Good Help is Hard to Find

Saturday, November 14th, 2009

I’ve played Dungeons & Dragons Online since its early (rough) beta. With its click-to-swing combat and hand-crafted dungeons, DDO was unlike any other MMO I had played to date. Unfortunately, it didn’t make for a very good MMO.

At launch, the game didn’t have enough content to sustain you through all 10 levels, so you ended up repeating dungeons over and over again in order to advance. Add to this the fact that there was also an XP debt death penalty, and you had one grindtastic experience that caused many players, including myself, to completely lose interest in the game before ever reaching the level cap.

There was also the problem of grouping. The pen & paper version of D&D is by its very nature a group experience. In an effort to maintain this shared experience, Turbine made DDO solo-UNfriendly. In fact, it was downright impossible to complete any of the mid-level dungeons without a full group. Although I understand the developers’ intentions, I think they failed to fully appreciate human behavior in a virtual environment. Sure, it was possible to acquire a dedicated group of players, or guild, to adventure with. But people tend to honor their real-life game commitments more readily than their virtual ones. Trying to wrangle the schedules of 6 people on a regular basis to play an online game is no easy feat. This means that you must often resort to the dreaded PUG, which anyone who plays MMOs knows is like trying to play a game of basketball with a bunch of epileptic monkeys.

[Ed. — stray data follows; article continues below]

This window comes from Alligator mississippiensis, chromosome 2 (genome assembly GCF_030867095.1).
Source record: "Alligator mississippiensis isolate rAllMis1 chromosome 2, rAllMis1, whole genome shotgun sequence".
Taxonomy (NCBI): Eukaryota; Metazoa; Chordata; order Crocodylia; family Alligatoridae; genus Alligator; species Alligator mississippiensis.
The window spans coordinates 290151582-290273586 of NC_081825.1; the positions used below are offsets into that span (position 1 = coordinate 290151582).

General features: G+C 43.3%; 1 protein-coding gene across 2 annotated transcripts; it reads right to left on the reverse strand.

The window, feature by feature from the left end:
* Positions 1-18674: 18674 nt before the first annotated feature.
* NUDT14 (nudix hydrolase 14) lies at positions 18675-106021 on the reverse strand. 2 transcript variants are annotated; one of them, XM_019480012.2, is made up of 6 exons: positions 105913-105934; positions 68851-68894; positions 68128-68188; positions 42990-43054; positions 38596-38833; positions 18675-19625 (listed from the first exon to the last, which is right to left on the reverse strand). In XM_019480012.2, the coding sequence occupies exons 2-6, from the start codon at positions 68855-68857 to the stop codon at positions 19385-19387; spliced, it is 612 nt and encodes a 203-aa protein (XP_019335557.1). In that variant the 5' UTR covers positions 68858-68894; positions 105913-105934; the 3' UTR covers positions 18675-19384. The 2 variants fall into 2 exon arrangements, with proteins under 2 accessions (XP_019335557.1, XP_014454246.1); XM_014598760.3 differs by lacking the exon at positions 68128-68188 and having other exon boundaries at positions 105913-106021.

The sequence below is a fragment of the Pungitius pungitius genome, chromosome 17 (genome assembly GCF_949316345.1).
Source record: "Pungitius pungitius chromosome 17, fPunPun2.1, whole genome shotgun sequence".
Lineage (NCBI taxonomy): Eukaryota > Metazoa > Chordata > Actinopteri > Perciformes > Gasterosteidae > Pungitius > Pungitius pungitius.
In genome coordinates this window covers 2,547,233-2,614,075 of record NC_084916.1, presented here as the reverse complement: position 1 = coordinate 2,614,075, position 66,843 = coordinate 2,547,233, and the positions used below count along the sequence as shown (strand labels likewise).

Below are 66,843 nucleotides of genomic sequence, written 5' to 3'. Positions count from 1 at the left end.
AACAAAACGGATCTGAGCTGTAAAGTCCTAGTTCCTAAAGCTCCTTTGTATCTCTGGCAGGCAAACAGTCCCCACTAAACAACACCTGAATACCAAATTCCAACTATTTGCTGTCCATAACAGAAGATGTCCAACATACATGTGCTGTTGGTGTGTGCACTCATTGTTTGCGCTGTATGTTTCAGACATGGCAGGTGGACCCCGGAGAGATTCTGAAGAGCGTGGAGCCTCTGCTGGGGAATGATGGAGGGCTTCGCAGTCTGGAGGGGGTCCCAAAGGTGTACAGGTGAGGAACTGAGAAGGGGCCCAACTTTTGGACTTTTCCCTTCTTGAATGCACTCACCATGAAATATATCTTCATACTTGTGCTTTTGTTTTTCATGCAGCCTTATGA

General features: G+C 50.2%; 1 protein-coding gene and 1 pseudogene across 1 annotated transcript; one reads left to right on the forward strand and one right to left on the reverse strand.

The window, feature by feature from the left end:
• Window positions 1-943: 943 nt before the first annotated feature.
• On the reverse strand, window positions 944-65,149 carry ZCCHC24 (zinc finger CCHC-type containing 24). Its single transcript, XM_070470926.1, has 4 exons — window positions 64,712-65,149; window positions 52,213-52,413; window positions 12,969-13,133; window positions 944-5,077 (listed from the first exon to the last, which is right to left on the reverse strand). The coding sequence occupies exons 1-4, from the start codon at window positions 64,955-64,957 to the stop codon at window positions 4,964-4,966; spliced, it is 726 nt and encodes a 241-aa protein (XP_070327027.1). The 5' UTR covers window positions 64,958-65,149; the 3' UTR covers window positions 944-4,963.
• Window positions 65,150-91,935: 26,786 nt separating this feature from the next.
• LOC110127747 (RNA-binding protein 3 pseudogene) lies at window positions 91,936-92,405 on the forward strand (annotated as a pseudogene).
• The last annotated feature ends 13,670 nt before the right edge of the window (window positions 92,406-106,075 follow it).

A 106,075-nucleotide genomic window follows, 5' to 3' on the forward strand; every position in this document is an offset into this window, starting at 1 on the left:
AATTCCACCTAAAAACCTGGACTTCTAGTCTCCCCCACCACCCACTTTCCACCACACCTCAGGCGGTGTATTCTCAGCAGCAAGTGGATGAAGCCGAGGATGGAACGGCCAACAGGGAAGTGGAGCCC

Finally realizing that the forced grouping was a detriment to the game, Turbine introduced the Hireling System. Now you can purchase NPCs, either in game or through the DDO store, to play through the dungeons with you. These hireling NPCs work similarly to pets in other MMOs. You can give them simple commands to react offensively or defensively to mobs, as well as cast spells or perform specific attacks. At least, that’s how they’re supposed to work, in theory.

I quickly discovered that controlling hirelings brought a whole new dimension to my DDO experience. I’m not good at pet management in any MMO. In fact, I avoid pet classes like the plague! Turbine advertises that each hireling has it’s own “distinct personality”. Yeah. That’s a fancy way of saying that their AI is more than a little screwy. I had clerics who refused to heal. Paladins who wouldn’t fight. And a fighter that would wade into battle completely oblivious to every trap in the room.

I’ve finally managed to learn how to control my hirelings (sort of), and even reached level 10 for the first time. Overall, the hireling system IS an improvement. But I still call my hirelings Team Retard.